Electronic – How to Measure Power Consumption on Extremely Low Power Devices

current measurementlow-powermicrocontrollerpower-consumption

This might be old news in a half a decade or two but by today's means, I am referring to electronic prototypes and designs which would draw in a μA (uA) and even nA range of current.

Some recent MCUs, such as SAMD21 that I am using atm are armed with internal clocks such as ,always on, Ultra Low Power Internal 32kHz RC Oscillators which would draw only 125nA, and the whole microcontroller is capable of consuming only 6.2μA on STANDBY mode with a live RTC.

In these type of quiescent current and power consumption levels the smallest limitations in the internal machinery of bench measurement devices such as multimeters and oscilloscopes could add a fair bit of error to the overall measurement or even measure a flat out wrong value in situations like a different relay kicking in when changing the resolution from 6 to 8 decimal places accuracy on your multimeter.

What is the most precise method of measuring the overall quiescent current/power consumption for such applications?


As I mentioned in one of the replies, measuring low currents is hard but very possible, however, making conclusions on the integrated amount of current consumption to come up with numbers for the realistic over all power consumption is more what I had in mind.

I have bumped into some solutions such as wide range current to frequency converter, however the wide range in this application note is only limited to the max of 200uA and in my case, my max current can rise to milliamps when my radio is transmitting and could drop to as low as 3uA when the whole system goes to sleep.

Best Answer

One solution is to use an instrumentation amplifier to measure the voltage drop across a shunt resistor. These are designed to offer an extremely high input impedance to both inputs of the amplifier (in excess of 1 giga-ohm), while allowing you to amplify this signal by relatively large factors (1000x is not uncommon). Note that the fact that there is a really high input impedance isn't too terribly important for this particular application, however the high amplification factor is.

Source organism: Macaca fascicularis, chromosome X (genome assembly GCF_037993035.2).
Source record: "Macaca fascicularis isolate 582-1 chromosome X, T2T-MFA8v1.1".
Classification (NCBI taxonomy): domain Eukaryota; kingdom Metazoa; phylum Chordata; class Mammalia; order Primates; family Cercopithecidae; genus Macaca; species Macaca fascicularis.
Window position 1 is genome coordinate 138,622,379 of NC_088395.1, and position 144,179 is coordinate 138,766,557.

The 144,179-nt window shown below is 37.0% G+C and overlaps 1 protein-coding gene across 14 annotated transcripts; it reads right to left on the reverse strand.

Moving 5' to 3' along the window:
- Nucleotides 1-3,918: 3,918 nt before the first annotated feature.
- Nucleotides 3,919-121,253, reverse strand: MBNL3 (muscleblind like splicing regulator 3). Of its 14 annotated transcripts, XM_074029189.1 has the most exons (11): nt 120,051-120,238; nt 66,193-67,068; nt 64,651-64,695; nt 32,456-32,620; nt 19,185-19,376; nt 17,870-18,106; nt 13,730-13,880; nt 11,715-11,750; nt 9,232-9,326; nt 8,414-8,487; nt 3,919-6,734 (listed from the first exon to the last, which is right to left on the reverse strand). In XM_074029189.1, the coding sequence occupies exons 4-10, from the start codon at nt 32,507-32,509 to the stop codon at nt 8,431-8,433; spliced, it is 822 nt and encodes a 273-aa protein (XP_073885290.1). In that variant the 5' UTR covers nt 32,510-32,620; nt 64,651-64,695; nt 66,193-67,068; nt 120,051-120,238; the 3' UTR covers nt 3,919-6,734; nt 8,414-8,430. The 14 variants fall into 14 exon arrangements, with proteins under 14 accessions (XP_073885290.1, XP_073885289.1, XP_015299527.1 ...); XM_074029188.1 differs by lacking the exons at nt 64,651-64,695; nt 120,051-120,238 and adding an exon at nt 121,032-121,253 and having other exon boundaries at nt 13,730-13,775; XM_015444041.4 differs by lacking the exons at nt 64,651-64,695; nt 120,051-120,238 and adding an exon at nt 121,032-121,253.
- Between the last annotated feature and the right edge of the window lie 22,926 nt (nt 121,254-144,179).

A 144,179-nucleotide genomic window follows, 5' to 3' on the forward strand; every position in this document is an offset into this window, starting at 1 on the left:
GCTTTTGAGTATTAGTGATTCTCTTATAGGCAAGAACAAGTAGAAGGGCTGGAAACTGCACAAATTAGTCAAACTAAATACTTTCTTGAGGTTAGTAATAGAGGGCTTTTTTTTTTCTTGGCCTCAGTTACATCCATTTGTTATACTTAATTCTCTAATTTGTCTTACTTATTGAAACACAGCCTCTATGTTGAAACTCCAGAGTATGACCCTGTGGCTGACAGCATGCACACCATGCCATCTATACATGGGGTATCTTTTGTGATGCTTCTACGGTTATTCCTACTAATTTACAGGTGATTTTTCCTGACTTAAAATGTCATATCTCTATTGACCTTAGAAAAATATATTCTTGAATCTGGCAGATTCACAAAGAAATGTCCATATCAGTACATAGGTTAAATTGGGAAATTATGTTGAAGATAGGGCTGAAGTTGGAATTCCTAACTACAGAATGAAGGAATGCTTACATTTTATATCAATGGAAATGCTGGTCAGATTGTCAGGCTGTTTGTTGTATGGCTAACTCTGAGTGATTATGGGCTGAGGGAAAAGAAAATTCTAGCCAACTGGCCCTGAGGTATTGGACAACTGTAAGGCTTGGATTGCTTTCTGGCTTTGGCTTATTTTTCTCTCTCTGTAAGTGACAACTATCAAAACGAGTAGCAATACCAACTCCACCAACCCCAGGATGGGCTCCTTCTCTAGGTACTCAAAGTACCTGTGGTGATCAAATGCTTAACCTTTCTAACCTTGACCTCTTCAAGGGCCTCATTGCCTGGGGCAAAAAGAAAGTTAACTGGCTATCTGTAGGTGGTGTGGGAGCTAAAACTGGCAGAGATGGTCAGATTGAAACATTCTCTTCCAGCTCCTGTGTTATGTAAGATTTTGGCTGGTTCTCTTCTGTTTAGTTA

The basic schematic looks like this (I'm using IA is a self-contained package for an instrumentation amplifier; often, these have an external gain resistor so you can choose whatever gain you want):


simulate this circuit – Schematic created using CircuitLab

The large amplification factor allows you to use a relatively small sense resistor, mitigating a large portion of the effect of the burden voltage on your DUT.

If you're just looking to buy an off-the-shelf solution which does effectively this, you could look into something like the uCurrent. There are probably also specific IC's designed for this current range.

Since the outputs of these type of current sensors is just a relatively isolated analog voltage, you can use any standard oscilloscope or voltage meter to measure the current.

These very simple devices are good enough for things in the nano and micro ampere ranges and are relatively easy to use.

For even smaller currents (pico or fempto ampere ranges), there are specially designed chips such as the LMP7721, along with a few pages of application notes on low current design. It's unlikely you'll want something like this for measuring power current draw. These are typically used by the scientific community for measuring sensor outputs (photodiodes/other very low current sensors).